Jim Jarmusch’s 2013 vampire film Only Lovers Left Alive is like a master class in solving quirky filmmaking puzzles. How does a director make a movie in which the characters can survey and comment on the whole of history without having the film succumb to hackneyed tricks like time travel? Jarmusch’s solution: Make the protagonists undead. Make them vampires. But if one of the aims of the film is identification—i.e., the viewer being able to identify with the protagonists and thus take part in their often-plaintive (re)view of history—then how does the director create this effect when his protagonists are the embodiment of horror? By inverting the traditional relationship between the feared vampires and fearful people and having people be zombies to the vampires. These are some of the brilliant moves Jarmusch deploys in his hypnotizing contribution to the filmic version of literature’s sexiest, weirdest, and most blood-thirsty genre.
Tag: Jim Jarmusch
Jim Jarmusch’s 1995 revisionist western Dead Man appropriately begins with a journey west. A fainthearted accountant from Ohio named William Blake travels by train to the distant town of Machine, where he’s been promised a job. En route, he looks bored and mostly avoids interacting with his fellow passengers, instead killing time by reading something called Bee Journal, playing solitaire, and drifting off to sleep. He appears visibly uncomfortable when he spies evidence of the violence of the Old West – destroyed covered wagons and teepees that look like skeletal remains – out his window. When the train’s soot-covered fireman visits Blake at his seat and delivers cryptic warnings about Machine, the accountant clutches his briefcase like a shield. Over the course of their conversation we learn that Blake’s parents have died and his fiancée has left him. He strikes us as a man with few remaining human connections and some hesitance to make new ones, at least with the rough-and-tumble men who fill the train when he gets close to his stop. Comparing him to the rugged characters that surround him, we can’t help but be aware of his vulnerability and seeming innocence.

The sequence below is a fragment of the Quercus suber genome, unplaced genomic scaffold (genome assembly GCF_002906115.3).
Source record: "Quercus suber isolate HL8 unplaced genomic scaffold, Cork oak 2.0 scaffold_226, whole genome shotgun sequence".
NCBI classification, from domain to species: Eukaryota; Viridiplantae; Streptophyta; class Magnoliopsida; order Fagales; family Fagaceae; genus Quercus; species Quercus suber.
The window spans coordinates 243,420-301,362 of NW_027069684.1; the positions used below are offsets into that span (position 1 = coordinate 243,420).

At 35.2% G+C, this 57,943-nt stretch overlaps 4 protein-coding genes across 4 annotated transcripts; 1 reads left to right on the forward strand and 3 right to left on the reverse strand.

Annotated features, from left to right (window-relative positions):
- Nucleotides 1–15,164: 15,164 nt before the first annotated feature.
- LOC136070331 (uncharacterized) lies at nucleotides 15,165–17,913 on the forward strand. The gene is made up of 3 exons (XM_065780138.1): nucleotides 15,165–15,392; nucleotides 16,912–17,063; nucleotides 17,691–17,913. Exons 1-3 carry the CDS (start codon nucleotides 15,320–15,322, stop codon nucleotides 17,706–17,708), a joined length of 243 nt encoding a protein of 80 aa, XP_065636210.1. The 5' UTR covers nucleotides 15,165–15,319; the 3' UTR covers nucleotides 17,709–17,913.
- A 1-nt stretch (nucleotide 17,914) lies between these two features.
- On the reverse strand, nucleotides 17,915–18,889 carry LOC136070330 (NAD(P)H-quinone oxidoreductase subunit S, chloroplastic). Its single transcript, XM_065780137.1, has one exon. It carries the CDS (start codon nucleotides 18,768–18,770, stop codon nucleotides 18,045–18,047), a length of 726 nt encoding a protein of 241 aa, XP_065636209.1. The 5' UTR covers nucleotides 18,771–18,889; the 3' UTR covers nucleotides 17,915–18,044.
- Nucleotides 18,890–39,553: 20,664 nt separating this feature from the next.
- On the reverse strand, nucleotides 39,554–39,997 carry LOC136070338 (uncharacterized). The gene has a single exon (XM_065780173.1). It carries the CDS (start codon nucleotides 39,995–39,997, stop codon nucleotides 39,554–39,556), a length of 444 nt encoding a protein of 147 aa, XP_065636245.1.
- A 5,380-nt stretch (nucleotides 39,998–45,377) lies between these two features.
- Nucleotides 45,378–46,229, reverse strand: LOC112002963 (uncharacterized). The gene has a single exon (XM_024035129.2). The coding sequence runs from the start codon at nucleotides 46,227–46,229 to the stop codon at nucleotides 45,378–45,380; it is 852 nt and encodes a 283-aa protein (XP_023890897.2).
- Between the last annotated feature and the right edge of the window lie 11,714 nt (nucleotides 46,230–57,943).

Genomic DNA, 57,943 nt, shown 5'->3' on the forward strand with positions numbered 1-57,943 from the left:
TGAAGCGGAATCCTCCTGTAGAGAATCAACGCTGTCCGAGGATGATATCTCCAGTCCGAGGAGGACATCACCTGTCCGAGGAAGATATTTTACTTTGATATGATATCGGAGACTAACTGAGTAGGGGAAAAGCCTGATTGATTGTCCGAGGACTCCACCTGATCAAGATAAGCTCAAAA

Could any filmmaker be more associated with the New York punk scene than Jim Jarmusch? At the turn of the 1980s, he seemed ubiquitous on the Lower East Side—playing keyboards with the Del-Byzanteens; making the scene at Danceteria and the Mudd Club with fellow travelers like Basquiat and Keith Haring; and directing a pair of indelible features, PERMANENT VACATION and STRANGER THAN PARADISE. Jarmusch’s early work shares with its musical peers an off-kilter sense of timelessness and an honest depiction of New York City as a seedy enclave. You have to squint at the details that mark these films as contemporary with the early ‘80s, but the characters’ ennui and melancholy, their lived-in apartments and beat-up cars, and the apocalyptic milieu that enveloped them made these films seem as eternally stylish as your favorite Blondie deep cut.
It’s not at all surprising that indie stalwart Jim Jarmusch wrote and directed a vampire movie. Indeed, it only seems surprising that he didn’t do it sooner: Jarmusch has long displayed a feel for misfits, weirdoes, and nightlife in his films, and with works like 1995’s essential revisionist western DEAD MAN, he’s also displayed a knack for making familiar genre tropes interesting again. And hey, the posters for Jarmusch’s ONLY LOVERS LEFT ALIVE do look like they could have been beamed in from twenty years ago: Tom Hiddleston’s gothed-out appearance and guitar are evocative of Brandon Lee in THE CROW. But LOVERS feels very much of our own weary times, as its immortal characters search for meaning and hope in the 21st century.
Down by Law – 1986 – dir. Jim Jarmusch
It’s a neat trick if the film you’re watching seems sort of so-what for the first hour-plus, then, in a moment, forces you to reexamine everything you’ve seen without actually revealing any new information. I can sincerely say that this is how Down by Law struck me.